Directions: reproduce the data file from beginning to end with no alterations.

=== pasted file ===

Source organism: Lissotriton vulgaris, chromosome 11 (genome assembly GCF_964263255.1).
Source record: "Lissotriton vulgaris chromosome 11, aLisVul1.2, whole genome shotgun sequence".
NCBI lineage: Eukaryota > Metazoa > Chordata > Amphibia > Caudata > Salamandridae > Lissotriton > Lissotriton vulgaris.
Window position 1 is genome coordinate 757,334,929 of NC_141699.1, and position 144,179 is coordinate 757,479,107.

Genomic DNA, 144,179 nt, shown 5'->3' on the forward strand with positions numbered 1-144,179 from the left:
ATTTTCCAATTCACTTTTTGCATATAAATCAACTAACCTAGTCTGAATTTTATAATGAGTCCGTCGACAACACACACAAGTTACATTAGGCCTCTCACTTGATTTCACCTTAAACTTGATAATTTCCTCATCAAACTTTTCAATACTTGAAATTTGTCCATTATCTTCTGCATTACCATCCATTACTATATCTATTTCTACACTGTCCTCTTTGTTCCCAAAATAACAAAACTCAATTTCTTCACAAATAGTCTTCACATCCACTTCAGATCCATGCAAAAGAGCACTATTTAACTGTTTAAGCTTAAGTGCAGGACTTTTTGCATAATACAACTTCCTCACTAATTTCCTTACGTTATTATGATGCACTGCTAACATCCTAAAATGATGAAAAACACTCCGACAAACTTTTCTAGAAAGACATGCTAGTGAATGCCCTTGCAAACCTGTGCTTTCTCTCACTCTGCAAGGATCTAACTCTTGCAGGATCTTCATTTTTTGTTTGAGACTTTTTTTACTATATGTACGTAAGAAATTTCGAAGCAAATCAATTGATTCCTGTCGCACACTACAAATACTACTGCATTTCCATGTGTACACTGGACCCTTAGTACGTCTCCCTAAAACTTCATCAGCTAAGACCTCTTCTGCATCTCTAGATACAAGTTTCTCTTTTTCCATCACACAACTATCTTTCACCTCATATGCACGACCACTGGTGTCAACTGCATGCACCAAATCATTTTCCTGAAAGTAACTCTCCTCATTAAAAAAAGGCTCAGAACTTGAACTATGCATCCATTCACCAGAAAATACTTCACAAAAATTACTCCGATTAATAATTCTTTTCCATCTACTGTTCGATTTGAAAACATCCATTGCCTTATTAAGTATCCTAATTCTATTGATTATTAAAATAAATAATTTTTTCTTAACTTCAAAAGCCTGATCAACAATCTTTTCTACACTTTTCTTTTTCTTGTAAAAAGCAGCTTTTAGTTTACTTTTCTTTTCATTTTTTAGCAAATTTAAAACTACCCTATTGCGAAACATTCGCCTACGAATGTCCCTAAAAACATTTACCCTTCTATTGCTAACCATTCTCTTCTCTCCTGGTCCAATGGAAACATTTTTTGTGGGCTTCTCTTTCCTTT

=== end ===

Source organism: Lissotriton vulgaris, chromosome 11 (genome assembly GCF_964263255.1).
Source record: "Lissotriton vulgaris chromosome 11, aLisVul1.2, whole genome shotgun sequence".
NCBI lineage: Eukaryota > Metazoa > Chordata > Amphibia > Caudata > Salamandridae > Lissotriton > Lissotriton vulgaris.
Window position 1 is genome coordinate 757,334,929 of NC_141699.1, and position 144,179 is coordinate 757,479,107.

Genomic DNA, 144,179 nt, shown 5'->3' on the forward strand with positions numbered 1-144,179 from the left:
ATTTTCCAATTCACTTTTTGCATATAAATCAACTAACCTAGTCTGAATTTTATAATGAGTCCGTCGACAACACACACAAGTTACATTAGGCCTCTCACTTGATTTCACCTTAAACTTGATAATTTCCTCATCAAACTTTTCAATACTTGAAATTTGTCCATTATCTTCTGCATTACCATCCATTACTATATCTATTTCTACACTGTCCTCTTTGTTCCCAAAATAACAAAACTCAATTTCTTCACAAATAGTCTTCACATCCACTTCAGATCCATGCAAAAGAGCACTATTTAACTGTTTAAGCTTAAGTGCAGGACTTTTTGCATAATACAACTTCCTCACTAATTTCCTTACGTTATTATGATGCACTGCTAACATCCTAAAATGATGAAAAACACTCCGACAAACTTTTCTAGAAAGACATGCTAGTGAATGCCCTTGCAAACCTGTGCTTTCTCTCACTCTGCAAGGATCTAACTCTTGCAGGATCTTCATTTTTTGTTTGAGACTTTTTTTACTATATGTACGTAAGAAATTTCGAAGCAAATCAATTGATTCCTGTCGCACACTACAAATACTACTGCATTTCCATGTGTACACTGGACCCTTAGTACGTCTCCCTAAAACTTCATCAGCTAAGACCTCTTCTGCATCTCTAGATACAAGTTTCTCTTTTTCCATCACACAACTATCTTTCACCTCATATGCACGACCACTGGTGTCAACTGCATGCACCAAATCATTTTCCTGAAAGTAACTCTCCTCATTAAAAAAAGGCTCAGAACTTGAACTATGCATCCATTCACCAGAAAATACTTCACAAAAATTACTCCGATTAATAATTCTTTTCCATCTACTGTTCGATTTGAAAACATCCATTGCCTTATTAAGTATCCTAATTCTATTGATTATTAAAATAAATAATTTTTTCTTAACTTCAAAAGCCTGATCAACAATCTTTTCTACACTTTTCTTTTTCTTGTAAAAAGCAGCTTTTAGTTTACTTTTCTTTTCATTTTTTAGCAAATTTAAAACTACCCTATTGCGAAACATTCGCCTACGAATGTCCCTAAAAACATTTACCCTTCTATTGCTAACCATTCTCTTCTCTCCTGGTCCAATGGAAACATTTTTTGTGGGCTTCTCTTTCCTTT